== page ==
If you’re skeptical that some “cures” for diseases transmitted by insects and ticks could be worse than the diseases themselves, say hello to the innovative breakthrough that involves implanting the naturally-occurring Wolbachia bacterium into mosquitoes to help stop the spread of Dengue Fever.
What is Wolbachia?
Wolbachia is a genus of bacteria found exclusively in arthropods (insects, spiders, etc) and nematode worms. The bacteria affects somewhere between 25-70% of all known insect species. The bacteria does not always harm insect hosts. In fact, some species cannot even reproduce unless they are colonized by Wolbachia.
However, in the case of some mosquitoes, Wolbachia can decrease the mosquito’s ability to transmit a disease virus.
Killing a Dengue Fever without Shooting the Messenger
Dengue fever is a disease transmitted by mosquitoes, in this case mostly by the Yellow Fever Mosquito, Aedes aegypti. Scientists found that introducing Wolbachia bacteria into female mosquitoes greatly decreased their ability to transmit the Dengue virus.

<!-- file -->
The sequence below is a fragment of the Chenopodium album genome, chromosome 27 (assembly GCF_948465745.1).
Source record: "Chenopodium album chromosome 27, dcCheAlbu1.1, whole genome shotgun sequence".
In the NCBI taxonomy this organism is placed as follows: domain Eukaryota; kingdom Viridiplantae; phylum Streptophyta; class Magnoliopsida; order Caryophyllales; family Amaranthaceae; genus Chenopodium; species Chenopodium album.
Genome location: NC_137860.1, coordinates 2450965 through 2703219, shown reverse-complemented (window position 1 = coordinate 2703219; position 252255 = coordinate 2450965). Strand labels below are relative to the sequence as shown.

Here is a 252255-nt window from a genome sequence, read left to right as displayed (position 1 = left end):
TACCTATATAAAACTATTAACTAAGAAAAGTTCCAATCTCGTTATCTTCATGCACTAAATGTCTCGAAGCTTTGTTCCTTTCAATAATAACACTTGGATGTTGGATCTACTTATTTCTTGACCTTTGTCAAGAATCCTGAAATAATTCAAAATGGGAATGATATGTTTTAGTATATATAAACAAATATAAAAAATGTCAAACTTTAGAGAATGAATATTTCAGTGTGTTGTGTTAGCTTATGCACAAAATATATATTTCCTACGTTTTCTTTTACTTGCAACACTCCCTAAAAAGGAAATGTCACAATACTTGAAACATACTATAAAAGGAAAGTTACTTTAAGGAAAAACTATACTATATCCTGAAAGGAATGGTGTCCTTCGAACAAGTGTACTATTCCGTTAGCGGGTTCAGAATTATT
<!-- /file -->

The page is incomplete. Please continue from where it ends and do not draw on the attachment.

Releasing these mosquitoes into wild populations results in more Wolbachia-infected mosquitoes over time. Eventually, no additional releases are necessary. This strategy largely stops the need for toxic pesticides to kill mosquitoes. Thus, mosquitoes continue to be a part of the natural food chain, and there are no GMOs (genetically modified organisms) involved.
A Proven Concept?
Dengue fever cases plaqued the city of Townsville in Queensland, Australia, until the World Mosquito Program took action. School children in the city of 187,000 helped release the infected mosquitoes, dating back seven years. There have been no cases of dengue fever in Townsville over the last four years.
The cost came to $15 (Australian) per person in the city, but hopefully this cost can be reduced as the process for breeding and dispersing the mosquitoes becomes more streamlined.
What about Other Diseases?
Scientists are already trying this out on other diseases, namely the Zika virus, in Rio de Janeiro, Brazil. It is more challenging there, if only because of the greater number of jurisdictions that have to give approval before the scientists can proceed. Scientists are keenly aware of the possibility that the positive results in Australia may not be easily duplicated.